Friday, March 11, 2011

Testing out a new healer

Last week we made a switch to our healing team, and fired our Spriest from healing duties.  Our Boomkin stepped up and strapped on the tree (that sounds oddly phallic), and performed admirably.  Our introduction to healing was a little rough on her though - so let me explain.
Elue has been part of our group (off and on) since Vanilla (I think, I drank a lot back then).  She didn't really start raiding with us hard core until Ulduar I think (maybe Naxx), but since she's sleeping with our Ret pally, she gets to tag along.  Don't get me wrong though, she's not a "Oh, you're so and so's wife, here's a raid spot", Elue pulls her weight and then some, and is always good for a laugh.  She was a boomkin back before boomkins existed, and she is actually the only person I know who might actually have boomkin feet in those shoes she wears.  I've never looked, but she's got some big feet.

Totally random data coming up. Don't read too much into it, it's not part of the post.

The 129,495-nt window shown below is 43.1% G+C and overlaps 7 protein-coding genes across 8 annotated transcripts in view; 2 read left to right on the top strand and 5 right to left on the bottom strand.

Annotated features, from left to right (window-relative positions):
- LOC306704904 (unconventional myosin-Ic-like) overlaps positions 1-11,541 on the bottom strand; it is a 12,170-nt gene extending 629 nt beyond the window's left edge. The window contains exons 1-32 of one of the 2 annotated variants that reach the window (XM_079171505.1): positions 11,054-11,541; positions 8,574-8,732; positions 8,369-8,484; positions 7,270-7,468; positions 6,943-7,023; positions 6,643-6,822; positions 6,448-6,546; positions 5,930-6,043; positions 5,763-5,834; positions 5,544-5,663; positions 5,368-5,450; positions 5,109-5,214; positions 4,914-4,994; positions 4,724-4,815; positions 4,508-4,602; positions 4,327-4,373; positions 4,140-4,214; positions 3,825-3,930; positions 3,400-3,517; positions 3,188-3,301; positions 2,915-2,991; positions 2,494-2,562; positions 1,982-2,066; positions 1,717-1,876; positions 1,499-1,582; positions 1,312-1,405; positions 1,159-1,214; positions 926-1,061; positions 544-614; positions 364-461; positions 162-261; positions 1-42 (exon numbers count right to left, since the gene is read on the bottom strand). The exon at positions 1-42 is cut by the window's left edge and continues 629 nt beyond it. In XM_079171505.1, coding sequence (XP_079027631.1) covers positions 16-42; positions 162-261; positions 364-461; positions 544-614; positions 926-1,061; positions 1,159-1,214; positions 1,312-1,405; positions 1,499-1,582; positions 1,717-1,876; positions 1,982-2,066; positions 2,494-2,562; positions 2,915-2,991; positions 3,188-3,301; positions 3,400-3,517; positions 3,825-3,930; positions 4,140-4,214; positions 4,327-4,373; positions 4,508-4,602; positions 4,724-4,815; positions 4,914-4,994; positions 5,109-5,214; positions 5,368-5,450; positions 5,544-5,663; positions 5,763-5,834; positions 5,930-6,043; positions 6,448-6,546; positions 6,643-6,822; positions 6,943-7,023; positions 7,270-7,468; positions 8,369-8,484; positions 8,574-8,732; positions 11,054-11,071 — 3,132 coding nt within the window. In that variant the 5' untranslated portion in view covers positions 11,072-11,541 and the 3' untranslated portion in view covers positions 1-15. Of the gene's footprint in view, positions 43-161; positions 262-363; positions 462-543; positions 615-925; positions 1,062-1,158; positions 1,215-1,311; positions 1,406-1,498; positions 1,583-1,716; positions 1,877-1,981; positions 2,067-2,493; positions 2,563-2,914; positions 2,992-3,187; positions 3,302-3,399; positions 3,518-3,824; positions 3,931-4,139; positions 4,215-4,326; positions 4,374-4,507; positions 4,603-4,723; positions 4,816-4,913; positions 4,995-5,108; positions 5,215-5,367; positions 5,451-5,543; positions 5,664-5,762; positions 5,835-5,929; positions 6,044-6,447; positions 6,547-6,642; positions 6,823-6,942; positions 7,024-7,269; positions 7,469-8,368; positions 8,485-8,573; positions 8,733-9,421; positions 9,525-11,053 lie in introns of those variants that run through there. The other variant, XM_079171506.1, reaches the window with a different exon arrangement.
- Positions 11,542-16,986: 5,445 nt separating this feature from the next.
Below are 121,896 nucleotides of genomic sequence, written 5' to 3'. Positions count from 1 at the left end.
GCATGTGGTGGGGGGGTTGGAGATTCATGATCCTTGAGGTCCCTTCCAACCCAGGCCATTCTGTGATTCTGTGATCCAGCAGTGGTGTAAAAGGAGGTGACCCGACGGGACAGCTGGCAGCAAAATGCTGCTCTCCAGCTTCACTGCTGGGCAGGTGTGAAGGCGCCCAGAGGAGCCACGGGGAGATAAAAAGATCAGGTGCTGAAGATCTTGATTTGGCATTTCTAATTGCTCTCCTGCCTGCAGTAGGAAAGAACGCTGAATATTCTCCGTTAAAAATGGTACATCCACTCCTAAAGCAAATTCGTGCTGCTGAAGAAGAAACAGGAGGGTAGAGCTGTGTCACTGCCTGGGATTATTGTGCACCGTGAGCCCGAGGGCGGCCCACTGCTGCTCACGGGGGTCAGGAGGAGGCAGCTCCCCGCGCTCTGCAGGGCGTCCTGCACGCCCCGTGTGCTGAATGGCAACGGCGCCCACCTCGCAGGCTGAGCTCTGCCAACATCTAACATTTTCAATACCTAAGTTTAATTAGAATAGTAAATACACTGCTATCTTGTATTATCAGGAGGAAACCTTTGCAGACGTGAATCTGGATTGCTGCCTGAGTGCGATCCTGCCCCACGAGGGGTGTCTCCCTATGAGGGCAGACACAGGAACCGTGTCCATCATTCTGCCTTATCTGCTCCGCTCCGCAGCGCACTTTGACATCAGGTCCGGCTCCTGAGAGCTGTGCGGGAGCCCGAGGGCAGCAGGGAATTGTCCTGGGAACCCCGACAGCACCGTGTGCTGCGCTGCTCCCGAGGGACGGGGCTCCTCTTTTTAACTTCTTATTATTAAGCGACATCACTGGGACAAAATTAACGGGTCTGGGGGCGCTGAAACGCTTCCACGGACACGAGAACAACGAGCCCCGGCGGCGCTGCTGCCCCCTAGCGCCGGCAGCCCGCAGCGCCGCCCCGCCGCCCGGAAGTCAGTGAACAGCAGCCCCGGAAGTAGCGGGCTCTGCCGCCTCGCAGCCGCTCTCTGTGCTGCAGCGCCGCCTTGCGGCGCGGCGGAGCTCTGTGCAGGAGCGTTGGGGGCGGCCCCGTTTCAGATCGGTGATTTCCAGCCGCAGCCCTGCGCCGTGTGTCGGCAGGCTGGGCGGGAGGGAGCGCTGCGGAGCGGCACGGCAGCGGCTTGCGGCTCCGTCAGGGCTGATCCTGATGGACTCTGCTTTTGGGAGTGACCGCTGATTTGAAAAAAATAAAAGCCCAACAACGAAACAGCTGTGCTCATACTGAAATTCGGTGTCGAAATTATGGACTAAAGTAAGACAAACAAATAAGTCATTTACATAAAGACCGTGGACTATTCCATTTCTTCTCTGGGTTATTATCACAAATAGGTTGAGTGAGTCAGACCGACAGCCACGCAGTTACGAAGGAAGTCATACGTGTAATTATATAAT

Anne's healing experience before last Sunday was limited to a couple of pulls in Kara.  Back when we were first working on the place, we single tanked it from the start.  This made pulling the ushers a challenge, so she'd heal while Wombcrusher would pop his wings and run in screaming - hoping to hold agro long enough to get killed and let the DPS burn one of them down.  <3 to you Toby.
Given this, you can imagine the excitement and joy that Elue felt when she was told that we needed her to step up and heal.  She got a few tips from our resident man of 810348103 alts, found a spec, and eased into the healing scene.